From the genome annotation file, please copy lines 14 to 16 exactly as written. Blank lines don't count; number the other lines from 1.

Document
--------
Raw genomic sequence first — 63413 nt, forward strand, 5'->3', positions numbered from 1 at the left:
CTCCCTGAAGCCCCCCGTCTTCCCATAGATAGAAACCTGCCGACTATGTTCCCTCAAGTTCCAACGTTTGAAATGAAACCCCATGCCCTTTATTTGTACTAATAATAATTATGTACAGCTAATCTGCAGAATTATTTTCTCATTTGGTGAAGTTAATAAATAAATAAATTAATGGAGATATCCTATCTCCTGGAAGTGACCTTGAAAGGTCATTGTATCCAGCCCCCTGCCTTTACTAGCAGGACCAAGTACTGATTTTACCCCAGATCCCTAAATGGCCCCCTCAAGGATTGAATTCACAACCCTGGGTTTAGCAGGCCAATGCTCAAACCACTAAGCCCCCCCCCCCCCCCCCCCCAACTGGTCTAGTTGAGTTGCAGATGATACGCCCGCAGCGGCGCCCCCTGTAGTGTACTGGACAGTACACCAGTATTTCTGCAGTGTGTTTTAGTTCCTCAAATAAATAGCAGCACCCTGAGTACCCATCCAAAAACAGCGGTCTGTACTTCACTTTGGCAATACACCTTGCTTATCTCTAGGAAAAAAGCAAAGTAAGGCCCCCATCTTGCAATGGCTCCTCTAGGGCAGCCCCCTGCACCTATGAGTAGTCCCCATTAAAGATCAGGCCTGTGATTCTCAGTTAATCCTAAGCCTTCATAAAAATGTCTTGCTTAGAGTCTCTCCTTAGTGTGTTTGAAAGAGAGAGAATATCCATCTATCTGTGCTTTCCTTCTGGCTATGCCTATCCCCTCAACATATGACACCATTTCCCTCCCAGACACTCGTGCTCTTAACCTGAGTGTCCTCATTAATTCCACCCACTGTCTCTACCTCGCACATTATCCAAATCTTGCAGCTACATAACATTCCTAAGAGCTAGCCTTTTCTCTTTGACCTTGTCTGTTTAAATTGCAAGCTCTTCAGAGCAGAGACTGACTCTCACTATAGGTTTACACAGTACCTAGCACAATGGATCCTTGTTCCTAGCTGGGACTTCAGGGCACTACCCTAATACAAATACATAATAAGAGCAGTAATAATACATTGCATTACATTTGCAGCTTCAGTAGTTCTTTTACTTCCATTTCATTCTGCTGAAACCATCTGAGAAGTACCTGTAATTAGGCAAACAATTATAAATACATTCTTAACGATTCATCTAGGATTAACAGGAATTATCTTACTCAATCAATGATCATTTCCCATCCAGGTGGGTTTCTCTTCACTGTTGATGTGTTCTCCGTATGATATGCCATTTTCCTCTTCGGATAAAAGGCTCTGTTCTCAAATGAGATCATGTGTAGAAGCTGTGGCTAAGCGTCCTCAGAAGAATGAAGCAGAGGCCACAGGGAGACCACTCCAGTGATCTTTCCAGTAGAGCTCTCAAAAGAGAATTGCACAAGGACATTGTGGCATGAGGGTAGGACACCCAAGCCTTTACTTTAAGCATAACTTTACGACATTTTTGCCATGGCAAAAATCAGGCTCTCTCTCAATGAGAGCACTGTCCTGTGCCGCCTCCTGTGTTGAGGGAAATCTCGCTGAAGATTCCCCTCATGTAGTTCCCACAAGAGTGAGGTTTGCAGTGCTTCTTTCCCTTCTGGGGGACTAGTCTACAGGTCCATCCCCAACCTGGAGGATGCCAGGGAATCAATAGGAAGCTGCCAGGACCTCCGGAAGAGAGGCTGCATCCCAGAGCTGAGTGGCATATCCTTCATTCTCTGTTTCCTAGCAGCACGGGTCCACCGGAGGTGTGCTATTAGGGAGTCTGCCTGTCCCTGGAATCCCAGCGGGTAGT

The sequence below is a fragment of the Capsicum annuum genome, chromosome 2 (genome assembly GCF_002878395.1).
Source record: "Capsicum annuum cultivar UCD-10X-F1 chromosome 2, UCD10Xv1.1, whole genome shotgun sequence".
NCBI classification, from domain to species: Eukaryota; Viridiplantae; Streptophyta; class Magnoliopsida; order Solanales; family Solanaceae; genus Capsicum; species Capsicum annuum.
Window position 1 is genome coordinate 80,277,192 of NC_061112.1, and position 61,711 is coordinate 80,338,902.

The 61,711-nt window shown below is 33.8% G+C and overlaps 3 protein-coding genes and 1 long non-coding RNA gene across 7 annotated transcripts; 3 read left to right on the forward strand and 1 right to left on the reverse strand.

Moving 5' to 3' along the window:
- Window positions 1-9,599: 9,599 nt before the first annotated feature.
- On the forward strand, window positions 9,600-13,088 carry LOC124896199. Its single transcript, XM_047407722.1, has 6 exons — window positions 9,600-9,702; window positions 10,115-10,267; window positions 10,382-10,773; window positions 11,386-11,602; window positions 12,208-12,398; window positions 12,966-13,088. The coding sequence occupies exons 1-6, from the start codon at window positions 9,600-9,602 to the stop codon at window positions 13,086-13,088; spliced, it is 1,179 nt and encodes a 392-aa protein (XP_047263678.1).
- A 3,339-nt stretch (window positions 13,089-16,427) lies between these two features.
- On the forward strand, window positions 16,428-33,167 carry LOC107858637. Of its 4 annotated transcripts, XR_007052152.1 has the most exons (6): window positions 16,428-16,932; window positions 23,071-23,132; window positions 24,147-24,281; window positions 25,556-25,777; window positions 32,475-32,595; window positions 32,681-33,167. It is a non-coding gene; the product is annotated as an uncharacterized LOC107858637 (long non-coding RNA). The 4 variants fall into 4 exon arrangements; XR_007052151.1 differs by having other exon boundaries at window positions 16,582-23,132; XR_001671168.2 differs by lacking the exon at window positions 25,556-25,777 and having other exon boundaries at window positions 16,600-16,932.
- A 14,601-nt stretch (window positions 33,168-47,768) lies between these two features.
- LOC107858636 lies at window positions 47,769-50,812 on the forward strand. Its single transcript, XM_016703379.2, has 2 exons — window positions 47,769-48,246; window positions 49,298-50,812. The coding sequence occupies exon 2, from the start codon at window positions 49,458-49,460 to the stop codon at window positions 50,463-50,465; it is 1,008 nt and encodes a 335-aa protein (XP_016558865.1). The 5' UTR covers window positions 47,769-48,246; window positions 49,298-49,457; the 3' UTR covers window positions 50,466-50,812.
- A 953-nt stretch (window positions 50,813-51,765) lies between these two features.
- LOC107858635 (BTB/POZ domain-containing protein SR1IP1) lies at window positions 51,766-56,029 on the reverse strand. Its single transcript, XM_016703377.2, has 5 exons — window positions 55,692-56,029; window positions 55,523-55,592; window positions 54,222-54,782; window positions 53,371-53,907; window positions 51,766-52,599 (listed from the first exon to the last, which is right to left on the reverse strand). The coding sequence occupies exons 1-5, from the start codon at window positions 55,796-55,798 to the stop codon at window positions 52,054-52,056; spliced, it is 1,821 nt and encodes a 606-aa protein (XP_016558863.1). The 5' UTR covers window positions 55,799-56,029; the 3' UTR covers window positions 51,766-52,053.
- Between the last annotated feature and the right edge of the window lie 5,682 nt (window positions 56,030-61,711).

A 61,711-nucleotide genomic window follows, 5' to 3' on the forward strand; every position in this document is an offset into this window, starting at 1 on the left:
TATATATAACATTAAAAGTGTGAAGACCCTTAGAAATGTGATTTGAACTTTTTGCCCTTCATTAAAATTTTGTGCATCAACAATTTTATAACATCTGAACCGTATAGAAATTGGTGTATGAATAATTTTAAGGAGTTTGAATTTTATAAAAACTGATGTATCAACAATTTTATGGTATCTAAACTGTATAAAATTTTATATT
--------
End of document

- LOC107858636 lies at window positions 47,769-50,812 on the forward strand. Its single transcript, XM_016703379.2, has 2 exons — window positions 47,769-48,246; window positions 49,298-50,812. The coding sequence occupies exon 2, from the start codon at window positions 49,458-49,460 to the stop codon at window positions 50,463-50,465; it is 1,008 nt and encodes a 335-aa protein (XP_016558865.1). The 5' UTR covers window positions 47,769-48,246; window positions 49,298-49,457; the 3' UTR covers window positions 50,466-50,812.
- A 953-nt stretch (window positions 50,813-51,765) lies between these two features.
- LOC107858635 (BTB/POZ domain-containing protein SR1IP1) lies at window positions 51,766-56,029 on the reverse strand. Its single transcript, XM_016703377.2, has 5 exons — window positions 55,692-56,029; window positions 55,523-55,592; window positions 54,222-54,782; window positions 53,371-53,907; window positions 51,766-52,599 (listed from the first exon to the last, which is right to left on the reverse strand). The coding sequence occupies exons 1-5, from the start codon at window positions 55,796-55,798 to the stop codon at window positions 52,054-52,056; spliced, it is 1,821 nt and encodes a 606-aa protein (XP_016558863.1). The 5' UTR covers window positions 55,799-56,029; the 3' UTR covers window positions 51,766-52,053.